**spoiler alert** Since I just finished "The Sugar Queen" and found it such a fast, fun, light read, I decided to jump right into this one. This one w**spoiler alert** Since I just finished "The Sugar Queen" and found it such a fast, fun, light read, I decided to jump right into this one. This one was also a fast, fun, light read, but I did find the plot of this one too be a little too sappy for my taste. There wasn't enough conflict for this to feel like something other than spun sugar fiction, and because of it, the characters came off as too quirky and two-dimensional. I was also slightly bothered by a few things.
Emily is supposedly in the stages of grieving since she recently lost her mother to a car accident, but she doesn't show any signs of grief other than to think, after she first arrives, that coming to the little town where her mother used to live was a bad idea and later panicking over losing her mother's charm bracelet. She very quickly falls in love and/or is intrigued by the most handsome boy in the whole town who, of course, has a deep, dark, guarded secret. The only way that she really "connects" to the loss of her mother is by discovering that her mother was a completely different animal when she was a teenager (and had also lost her own mother at a fairly young age) who became the town pariah and was basically forced to leave town.
For teenagers, Emily and Win just seem much too self-aware to actually have the perspectives they do. They also seem too mature for their age to approach their budding relationship the way they do, in spite of each having his/her own complicated backstory. The whole thing might have been more believable if the pair had been in their twenties, but at 17? It was a hard sell for me.
I also had a hard time finding out the truth of the half-truth of who was bad and who was good when it came to that fateful night at the bandstand twenty years ago with Dulcie and Logan. It just seemed almost ridiculous to have it tacked on at the end of the story that Dulcie wasn't actually the "bad seed" while Logan might have been (or perhaps just troubled), but that it was "okay" for Dulcie to take the blame for the consequences, leave town and try for the rest of her life to find redemption. This knowledge made Dulcie's quest for redemption in her later years almost have a false note. If she had been so in love with Logan and then horrified by his secret reveal, did she also feel betrayed when he did that to her and then killed himself and left her to face the music? Or did she feel that she had somehow "betrayed" him for reacting the way she did? (Also, Emily and Win "reenacting the 'history loop'" of Dulcie and Logan's long ago relationship was almost too over the top.)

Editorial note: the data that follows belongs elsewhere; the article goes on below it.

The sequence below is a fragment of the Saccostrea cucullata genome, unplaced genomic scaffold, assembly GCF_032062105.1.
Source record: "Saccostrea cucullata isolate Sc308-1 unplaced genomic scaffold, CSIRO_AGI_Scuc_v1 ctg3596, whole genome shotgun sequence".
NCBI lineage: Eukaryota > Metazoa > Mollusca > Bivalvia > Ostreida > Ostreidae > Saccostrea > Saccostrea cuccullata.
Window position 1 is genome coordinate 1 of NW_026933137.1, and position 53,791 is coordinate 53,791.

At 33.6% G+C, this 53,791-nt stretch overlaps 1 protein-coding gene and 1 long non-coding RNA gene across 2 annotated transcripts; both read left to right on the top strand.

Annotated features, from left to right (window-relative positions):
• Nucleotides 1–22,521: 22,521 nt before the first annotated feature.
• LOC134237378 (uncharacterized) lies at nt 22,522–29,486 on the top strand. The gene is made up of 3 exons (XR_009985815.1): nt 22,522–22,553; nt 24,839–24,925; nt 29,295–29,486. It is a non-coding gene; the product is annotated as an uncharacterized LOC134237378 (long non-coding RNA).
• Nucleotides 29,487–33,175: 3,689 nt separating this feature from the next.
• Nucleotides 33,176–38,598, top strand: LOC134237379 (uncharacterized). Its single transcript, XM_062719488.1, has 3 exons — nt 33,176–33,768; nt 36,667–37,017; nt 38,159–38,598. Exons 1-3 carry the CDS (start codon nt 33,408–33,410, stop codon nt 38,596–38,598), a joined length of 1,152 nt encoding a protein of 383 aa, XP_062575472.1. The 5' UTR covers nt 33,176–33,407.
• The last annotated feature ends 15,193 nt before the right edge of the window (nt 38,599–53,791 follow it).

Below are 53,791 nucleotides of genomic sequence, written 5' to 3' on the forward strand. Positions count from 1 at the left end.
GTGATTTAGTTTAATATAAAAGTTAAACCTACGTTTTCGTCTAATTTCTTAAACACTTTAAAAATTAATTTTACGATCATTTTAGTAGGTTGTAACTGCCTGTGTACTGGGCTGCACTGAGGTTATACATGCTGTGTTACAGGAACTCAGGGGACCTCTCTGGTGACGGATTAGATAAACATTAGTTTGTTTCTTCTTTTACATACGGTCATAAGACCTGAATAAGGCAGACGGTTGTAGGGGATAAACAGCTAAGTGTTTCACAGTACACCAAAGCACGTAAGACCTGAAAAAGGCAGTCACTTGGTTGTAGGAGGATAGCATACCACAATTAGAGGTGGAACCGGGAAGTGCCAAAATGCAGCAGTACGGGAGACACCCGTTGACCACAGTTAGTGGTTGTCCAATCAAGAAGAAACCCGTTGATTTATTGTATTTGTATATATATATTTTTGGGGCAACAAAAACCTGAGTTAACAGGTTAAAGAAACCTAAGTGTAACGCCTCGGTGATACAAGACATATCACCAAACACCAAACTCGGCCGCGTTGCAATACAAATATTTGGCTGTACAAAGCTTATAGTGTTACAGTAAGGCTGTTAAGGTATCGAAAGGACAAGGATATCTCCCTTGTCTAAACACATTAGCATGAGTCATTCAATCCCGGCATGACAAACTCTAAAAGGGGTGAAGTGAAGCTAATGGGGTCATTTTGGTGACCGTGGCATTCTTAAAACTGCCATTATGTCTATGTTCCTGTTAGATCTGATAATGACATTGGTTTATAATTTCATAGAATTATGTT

And then there was Julia and Sawyer. Well, I guess I'll give them a pass. They were dealing with more "real life" drama with just a touch of the magical side of the south, which was actually kind of sweet, so having them get a happy ending together (and with their long ago adopted daughter) was okay.
In spite of these few "grievances", I did enjoy reading this book overall. It's a good, fun, light, romantic read. A good beach or afternoon read. ...more
I was so excited to read this, but unfortunately it's not an exciting read. I held on for past the requisite 50 pages and found myself bored. I'd stilI was so excited to read this, but unfortunately it's not an exciting read. I held on for past the requisite 50 pages and found myself bored. I'd still like to read it but only as an audiobook, maybe. Maybe not.
Ever since I read Aimee Bender's collection of short stories, "The Girl In the Flammable Shirt" (which I loved to pieces), I've hoped to find this level of love for her other works but I keep ending up disappointed. I hated "Willful Creatures" (of what I did manage to read) and now there's this. I had such high expectations and again, absolutely no delivery (up to about page 55 or so). I really didn't like any of the characters, and all I kept thinking was how Rose was just going to starve to death eventually or go insane while trying to eat. ...more